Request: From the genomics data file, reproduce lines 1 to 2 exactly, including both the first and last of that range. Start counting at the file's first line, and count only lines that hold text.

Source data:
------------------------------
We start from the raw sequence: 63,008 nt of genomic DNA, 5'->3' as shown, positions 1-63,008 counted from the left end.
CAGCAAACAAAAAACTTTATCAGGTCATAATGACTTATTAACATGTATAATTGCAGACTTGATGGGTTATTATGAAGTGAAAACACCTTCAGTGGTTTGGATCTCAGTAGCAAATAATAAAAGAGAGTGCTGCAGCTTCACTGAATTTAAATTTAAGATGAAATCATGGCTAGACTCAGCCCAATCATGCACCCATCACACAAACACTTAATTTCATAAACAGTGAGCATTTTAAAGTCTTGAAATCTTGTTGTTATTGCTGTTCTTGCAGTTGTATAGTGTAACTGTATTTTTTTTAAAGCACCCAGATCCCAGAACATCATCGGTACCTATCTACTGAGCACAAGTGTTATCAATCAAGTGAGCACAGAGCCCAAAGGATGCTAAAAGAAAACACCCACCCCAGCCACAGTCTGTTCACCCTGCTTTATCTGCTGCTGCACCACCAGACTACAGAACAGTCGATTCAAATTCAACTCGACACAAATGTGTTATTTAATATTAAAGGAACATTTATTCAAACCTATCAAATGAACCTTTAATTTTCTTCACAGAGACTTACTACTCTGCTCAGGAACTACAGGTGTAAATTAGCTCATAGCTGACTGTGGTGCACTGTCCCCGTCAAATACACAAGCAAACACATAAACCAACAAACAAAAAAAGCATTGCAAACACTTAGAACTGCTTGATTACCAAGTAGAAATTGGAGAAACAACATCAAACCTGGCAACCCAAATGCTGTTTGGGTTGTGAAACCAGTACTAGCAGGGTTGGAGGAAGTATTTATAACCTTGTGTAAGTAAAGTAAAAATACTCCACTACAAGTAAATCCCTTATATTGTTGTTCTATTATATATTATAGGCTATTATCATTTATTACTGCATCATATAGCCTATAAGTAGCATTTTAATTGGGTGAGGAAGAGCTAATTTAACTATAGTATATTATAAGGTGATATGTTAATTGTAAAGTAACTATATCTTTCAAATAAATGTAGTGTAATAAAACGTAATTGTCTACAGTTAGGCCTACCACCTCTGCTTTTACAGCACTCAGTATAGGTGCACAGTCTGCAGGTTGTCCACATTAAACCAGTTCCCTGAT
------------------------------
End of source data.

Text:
We start from the raw sequence: 63,008 nt of genomic DNA, 5'->3' as shown, positions 1-63,008 counted from the left end.
CAGCAAACAAAAAACTTTATCAGGTCATAATGACTTATTAACATGTATAATTGCAGACTTGATGGGTTATTATGAAGTGAAAACACCTTCAGTGGTTTGGATCTCAGTAGCAAATAATAAAAGAGAGTGCTGCAGCTTCACTGAATTTAAATTTAAGATGAAATCATGGCTAGACTCAGCCCAATCATGCACCCATCACACAAACACTTAATTTCATAAACAGTGAGCATTTTAAAGTCTTGAAATCTTGTTGTTATTGCTGTTCTTGCAGTTGTATAGTGTAACTGTATTTTTTTTAAAGCACCCAGATCCCAGAACATCATCGGTACCTATCTACTGAGCACAAGTGTTATCAATCAAGTGAGCACAGAGCCCAAAGGATGCTAAAAGAAAACACCCACCCCAGCCACAGTCTGTTCACCCTGCTTTATCTGCTGCTGCACCACCAGACTACAGAACAGTCGATTCAAATTCAACTCGACACAAATGTGTTATTTAATATTAAAGGAACATTTATTCAAACCTATCAAATGAACCTTTAATTTTCTTCACAGAGACTTACTACTCTGCTCAGGAACTACAGGTGTAAATTAGCTCATAGCTGACTGTGGTGCACTGTCCCCGTCAAATACACAAGCAAACACATAAACCAACAAACAAAAAAAGCATTGCAAACACTTAGAACTGCTTGATTACCAAGTAGAAATTGGAGAAACAACATCAAACCTGGCAACCCAAATGCTGTTTGGGTTGTGAAACCAGTACTAGCAGGGTTGGAGGAAGTATTTATAACCTTGTGTAAGTAAAGTAAAAATACTCCACTACAAGTAAATCCCTTATATTGTTGTTCTATTATATATTATAGGCTATTATCATTTATTACTGCATCATATAGCCTATAAGTAGCATTTTAATTGGGTGAGGAAGAGCTAATTTAACTATAGTATATTATAAGGTGATATGTTAATTGTAAAGTAACTATATCTTTCAAATAAATGTAGTGTAATAAAACGTAATTGTCTACAGTTAGGCCTACCACCTCTGCTTTTACAGCACTCAGTATAGGTGCACAGTCTGCAGGTTGTCCACATTAAACCAGTTCCCTGAT